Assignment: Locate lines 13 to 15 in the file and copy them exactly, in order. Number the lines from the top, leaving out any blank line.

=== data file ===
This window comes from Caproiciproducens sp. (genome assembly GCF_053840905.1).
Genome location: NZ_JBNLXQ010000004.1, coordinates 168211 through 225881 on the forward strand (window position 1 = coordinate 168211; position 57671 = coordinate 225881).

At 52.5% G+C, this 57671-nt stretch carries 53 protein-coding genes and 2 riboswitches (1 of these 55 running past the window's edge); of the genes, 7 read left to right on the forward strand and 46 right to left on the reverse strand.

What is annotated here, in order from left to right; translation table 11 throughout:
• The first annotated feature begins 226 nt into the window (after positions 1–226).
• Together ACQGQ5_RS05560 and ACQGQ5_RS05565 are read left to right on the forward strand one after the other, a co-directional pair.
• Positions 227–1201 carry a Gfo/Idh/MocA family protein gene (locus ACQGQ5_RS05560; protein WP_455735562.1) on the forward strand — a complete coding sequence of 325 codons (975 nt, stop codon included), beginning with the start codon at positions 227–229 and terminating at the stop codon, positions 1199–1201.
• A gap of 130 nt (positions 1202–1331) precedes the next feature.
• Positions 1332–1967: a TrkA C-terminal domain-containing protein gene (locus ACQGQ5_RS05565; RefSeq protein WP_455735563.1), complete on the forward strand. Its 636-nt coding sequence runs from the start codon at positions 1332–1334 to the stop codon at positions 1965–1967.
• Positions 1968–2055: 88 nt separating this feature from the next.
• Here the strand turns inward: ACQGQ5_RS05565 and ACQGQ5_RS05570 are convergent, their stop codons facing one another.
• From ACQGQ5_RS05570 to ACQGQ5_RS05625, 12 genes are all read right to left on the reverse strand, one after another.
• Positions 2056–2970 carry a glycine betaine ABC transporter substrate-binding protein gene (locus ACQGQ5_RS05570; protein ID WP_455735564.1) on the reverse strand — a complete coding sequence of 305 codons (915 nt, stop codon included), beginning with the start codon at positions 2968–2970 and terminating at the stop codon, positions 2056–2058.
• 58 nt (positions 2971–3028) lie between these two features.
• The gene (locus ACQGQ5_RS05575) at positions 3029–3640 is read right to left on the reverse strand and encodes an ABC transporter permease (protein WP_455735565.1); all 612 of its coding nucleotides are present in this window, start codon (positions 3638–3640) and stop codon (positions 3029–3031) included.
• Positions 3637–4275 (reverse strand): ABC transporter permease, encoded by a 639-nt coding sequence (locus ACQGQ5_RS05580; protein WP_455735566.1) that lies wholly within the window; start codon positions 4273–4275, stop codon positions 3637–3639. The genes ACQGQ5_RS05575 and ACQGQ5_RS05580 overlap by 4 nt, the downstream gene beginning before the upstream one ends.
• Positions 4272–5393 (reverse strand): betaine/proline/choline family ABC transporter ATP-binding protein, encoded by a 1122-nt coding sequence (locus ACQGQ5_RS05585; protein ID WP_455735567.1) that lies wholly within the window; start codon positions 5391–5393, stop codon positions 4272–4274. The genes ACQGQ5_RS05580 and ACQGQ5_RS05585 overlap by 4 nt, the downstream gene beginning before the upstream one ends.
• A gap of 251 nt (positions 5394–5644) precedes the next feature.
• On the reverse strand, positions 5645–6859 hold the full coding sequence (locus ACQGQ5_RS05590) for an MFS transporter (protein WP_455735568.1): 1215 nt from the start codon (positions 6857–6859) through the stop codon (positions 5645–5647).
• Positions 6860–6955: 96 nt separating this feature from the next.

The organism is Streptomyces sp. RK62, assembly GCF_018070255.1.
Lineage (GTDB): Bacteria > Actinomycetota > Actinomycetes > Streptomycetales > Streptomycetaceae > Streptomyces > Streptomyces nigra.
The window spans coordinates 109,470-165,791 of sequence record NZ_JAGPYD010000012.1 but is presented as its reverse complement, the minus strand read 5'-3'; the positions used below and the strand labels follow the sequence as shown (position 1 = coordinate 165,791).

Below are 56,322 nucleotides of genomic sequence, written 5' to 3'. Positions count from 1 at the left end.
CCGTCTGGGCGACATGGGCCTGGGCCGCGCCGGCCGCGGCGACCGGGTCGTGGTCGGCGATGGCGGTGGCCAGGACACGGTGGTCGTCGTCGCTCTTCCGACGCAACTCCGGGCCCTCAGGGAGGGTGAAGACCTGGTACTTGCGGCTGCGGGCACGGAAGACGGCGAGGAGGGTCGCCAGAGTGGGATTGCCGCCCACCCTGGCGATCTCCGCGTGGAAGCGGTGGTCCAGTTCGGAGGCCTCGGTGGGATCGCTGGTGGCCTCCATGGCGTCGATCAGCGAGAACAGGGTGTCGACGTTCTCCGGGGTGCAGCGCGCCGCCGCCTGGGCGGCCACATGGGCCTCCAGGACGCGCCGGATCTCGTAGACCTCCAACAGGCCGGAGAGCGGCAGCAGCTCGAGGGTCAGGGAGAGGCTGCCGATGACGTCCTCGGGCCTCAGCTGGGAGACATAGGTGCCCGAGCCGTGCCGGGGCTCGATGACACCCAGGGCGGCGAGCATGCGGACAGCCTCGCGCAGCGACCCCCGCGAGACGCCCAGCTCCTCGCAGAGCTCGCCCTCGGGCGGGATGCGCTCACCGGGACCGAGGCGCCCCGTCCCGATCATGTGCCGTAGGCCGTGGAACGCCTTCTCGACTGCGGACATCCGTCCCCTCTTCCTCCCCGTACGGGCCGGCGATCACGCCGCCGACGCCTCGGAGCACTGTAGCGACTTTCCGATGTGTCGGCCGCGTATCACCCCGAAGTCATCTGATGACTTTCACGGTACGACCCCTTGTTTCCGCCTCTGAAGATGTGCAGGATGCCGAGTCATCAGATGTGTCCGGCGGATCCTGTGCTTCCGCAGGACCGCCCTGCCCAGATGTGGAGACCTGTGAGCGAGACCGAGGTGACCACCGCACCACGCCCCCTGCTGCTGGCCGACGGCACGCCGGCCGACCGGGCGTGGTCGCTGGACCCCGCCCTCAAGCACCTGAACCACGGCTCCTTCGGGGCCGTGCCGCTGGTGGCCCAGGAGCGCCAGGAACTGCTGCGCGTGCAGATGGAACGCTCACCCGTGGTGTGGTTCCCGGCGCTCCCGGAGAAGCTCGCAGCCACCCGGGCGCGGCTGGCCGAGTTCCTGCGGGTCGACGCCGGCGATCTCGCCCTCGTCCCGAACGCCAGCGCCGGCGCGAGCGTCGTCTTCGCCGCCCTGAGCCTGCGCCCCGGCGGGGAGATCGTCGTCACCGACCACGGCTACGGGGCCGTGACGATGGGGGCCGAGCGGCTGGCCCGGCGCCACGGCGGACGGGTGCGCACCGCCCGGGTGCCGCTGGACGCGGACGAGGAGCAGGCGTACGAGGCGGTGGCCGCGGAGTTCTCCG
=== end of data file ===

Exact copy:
• Positions 2056–2970 carry a glycine betaine ABC transporter substrate-binding protein gene (locus ACQGQ5_RS05570; protein ID WP_455735564.1) on the reverse strand — a complete coding sequence of 305 codons (915 nt, stop codon included), beginning with the start codon at positions 2968–2970 and terminating at the stop codon, positions 2056–2058.
• 58 nt (positions 2971–3028) lie between these two features.
• The gene (locus ACQGQ5_RS05575) at positions 3029–3640 is read right to left on the reverse strand and encodes an ABC transporter permease (protein WP_455735565.1); all 612 of its coding nucleotides are present in this window, start codon (positions 3638–3640) and stop codon (positions 3029–3031) included.